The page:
QUESTION: And by any chance do you have a time for the next group to arrive in BWI and/or Philadelphia?

ASSISTANT SECRETARY HARTY: I don't have that. We can perhaps get that for you.

QUESTION: That would be nice. Thank you.

QUESTION: That would be my question too, if we could find out when more people are coming.

QUESTION: You mentioned that there have been roughly close to 4,000 assisted departures to date. Do you have a sense of how many more you expect to have?

ASSISTANT SECRETARY HARTY: I think that the sort of best estimates are just that, and so what I'd like to say instead, what you've heard me say over the last several days, is that we will stay and get this job done. We want to make sure -- again, I will urge people who have never registered or not yet registered to please do so, to please let us know where they are. We would like of course to get the best possible sense just as expeditiously as we can for our own planning purposes of how many people might still want to go. But I don't think I would hazard a guess as to how many ultimately are going to be taken out. I'd much, much, much more clearly prefer to say that we want to stay until we get out everyone who would like to leave.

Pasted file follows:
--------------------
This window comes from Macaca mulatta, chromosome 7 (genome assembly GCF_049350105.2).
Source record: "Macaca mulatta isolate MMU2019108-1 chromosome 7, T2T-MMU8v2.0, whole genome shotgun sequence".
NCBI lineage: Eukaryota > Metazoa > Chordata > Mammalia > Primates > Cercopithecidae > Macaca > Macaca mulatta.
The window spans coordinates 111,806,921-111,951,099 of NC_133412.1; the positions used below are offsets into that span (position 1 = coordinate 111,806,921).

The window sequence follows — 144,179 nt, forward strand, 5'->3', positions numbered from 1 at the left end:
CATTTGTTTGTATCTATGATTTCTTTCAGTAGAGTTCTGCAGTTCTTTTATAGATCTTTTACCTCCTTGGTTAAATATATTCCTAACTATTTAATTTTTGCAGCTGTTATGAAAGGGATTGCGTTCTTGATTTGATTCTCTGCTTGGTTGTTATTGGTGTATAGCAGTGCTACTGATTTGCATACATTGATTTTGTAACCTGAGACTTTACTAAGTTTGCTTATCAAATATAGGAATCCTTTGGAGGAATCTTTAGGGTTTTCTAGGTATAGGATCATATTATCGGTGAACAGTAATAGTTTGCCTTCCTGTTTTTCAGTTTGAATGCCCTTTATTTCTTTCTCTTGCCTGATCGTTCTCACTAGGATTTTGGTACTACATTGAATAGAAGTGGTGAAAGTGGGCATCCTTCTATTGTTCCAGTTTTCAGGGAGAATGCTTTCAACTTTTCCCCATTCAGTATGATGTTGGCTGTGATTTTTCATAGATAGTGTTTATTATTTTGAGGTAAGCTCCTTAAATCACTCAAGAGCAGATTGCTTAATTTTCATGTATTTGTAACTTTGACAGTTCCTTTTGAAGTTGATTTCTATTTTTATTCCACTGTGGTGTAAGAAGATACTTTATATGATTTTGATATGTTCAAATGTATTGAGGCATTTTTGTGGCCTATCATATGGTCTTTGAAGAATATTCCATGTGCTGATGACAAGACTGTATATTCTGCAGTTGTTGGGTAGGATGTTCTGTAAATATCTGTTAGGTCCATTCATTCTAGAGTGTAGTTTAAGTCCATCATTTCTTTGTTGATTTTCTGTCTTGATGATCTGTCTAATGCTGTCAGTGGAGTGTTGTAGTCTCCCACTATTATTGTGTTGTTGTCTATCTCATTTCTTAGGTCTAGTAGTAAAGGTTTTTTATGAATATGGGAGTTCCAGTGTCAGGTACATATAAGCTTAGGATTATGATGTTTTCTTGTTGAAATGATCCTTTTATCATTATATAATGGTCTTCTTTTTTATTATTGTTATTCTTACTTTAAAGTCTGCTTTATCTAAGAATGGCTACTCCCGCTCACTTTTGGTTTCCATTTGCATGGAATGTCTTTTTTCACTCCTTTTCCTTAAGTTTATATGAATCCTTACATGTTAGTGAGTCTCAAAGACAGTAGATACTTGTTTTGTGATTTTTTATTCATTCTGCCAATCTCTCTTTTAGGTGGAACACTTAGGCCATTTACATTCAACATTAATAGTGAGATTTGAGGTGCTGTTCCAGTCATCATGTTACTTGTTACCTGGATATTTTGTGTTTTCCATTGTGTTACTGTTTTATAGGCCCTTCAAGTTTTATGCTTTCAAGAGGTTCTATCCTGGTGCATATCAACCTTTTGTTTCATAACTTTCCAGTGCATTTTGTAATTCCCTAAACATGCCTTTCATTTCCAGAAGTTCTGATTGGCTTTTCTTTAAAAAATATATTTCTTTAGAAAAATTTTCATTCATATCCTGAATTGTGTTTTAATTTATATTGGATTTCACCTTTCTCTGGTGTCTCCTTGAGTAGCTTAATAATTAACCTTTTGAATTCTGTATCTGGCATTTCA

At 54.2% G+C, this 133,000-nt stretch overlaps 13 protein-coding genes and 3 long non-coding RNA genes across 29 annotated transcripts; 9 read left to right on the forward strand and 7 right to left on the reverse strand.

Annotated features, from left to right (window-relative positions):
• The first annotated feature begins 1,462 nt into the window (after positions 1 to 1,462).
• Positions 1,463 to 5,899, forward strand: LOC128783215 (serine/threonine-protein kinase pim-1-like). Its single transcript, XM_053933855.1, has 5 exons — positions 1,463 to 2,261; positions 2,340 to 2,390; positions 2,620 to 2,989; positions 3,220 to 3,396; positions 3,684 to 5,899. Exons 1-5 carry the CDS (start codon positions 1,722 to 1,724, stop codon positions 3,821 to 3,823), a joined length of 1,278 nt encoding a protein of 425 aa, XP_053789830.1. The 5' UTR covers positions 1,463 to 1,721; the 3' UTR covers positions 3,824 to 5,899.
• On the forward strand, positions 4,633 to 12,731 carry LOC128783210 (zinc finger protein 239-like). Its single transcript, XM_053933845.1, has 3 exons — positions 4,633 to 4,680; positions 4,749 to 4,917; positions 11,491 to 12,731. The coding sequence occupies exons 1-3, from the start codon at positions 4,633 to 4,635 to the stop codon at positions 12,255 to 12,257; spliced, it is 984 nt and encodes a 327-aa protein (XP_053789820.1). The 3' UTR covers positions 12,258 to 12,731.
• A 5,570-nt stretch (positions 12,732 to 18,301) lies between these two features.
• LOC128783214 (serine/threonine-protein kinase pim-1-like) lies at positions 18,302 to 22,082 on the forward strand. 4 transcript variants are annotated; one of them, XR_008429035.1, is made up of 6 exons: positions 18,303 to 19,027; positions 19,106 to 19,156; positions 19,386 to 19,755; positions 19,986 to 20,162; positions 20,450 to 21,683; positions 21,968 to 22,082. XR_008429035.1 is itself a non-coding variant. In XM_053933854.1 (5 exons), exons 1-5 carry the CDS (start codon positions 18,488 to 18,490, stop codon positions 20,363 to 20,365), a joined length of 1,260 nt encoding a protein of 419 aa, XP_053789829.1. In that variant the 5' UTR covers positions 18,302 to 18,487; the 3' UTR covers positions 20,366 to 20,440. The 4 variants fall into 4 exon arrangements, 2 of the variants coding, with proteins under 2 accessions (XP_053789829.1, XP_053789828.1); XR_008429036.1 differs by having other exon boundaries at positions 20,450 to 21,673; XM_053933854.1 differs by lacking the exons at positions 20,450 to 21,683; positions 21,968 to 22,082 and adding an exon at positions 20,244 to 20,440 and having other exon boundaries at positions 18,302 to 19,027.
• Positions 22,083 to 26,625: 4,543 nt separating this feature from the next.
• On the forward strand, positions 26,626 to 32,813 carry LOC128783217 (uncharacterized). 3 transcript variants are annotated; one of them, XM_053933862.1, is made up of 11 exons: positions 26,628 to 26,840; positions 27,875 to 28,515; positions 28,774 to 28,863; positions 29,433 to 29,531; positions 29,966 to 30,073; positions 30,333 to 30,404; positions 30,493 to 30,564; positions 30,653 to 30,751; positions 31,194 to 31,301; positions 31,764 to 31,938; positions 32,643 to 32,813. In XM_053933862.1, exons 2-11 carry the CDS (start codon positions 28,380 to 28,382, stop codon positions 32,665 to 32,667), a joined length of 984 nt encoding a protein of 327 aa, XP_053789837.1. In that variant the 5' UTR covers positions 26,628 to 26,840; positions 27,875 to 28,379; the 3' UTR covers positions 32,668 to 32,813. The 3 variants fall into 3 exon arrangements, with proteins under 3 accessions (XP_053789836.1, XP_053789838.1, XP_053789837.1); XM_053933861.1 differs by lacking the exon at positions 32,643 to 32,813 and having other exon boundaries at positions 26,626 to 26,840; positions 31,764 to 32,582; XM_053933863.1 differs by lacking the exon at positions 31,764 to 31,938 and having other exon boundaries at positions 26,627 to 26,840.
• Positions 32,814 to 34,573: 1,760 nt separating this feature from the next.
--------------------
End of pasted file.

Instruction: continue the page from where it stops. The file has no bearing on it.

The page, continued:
QUESTION: You might have to make another run into southern Lebanon to pick up more people there?

ASSISTANT SECRETARY HARTY: The Embassy will monitor that situation. Again, if people are in southern Lebanon and have not registered yet, have not contacted the Embassy yet, I urge them to do so. If the Embassy sees a need for it and sees an ability to do so, given security situations, they certainly will do that. We urge American citizens to monitor this Lebanese radio station, 105.5, so that we can give them updates on that as time goes by.

QUESTION: But you've gotten everybody out that you thought was down there?

ASSISTANT SECRETARY HARTY: I wouldn't say that. I would say that we prepared a convoy and we -- people availed themselves of that opportunity. We need to keep an open mind and the possibility that there may still be others there, who for some reason or another, have not contacted us or have not been able to contact us.

Yesterday, I think I thanked members of Congress and other organizations who have called us to make us aware of people we were not perhaps aware of. I urge American citizens to continue to do that. We want to make sure that we do not leave somebody who needs our assistance to depart.

QUESTION: I was --

QUESTION: Barry, can I ask a question?

QUESTION: I'm sorry.

QUESTION: Thanks. Could you tell us more about this radio station? Is it a Lebanese station that is broadcasting details in English?

ASSISTANT SECRETARY HARTY: You know, I actually can't -- I've got to take that question. I just don't know the answer and I should have asked it myself. I assume the Lebanese radio station is broadcasting at a minimum in Arabic, but I don't know what other language it's broadcasting in. We'll find that out for you.

QUESTION: Because if not that -- it maybe won't be so helpful for all Americans who need the information.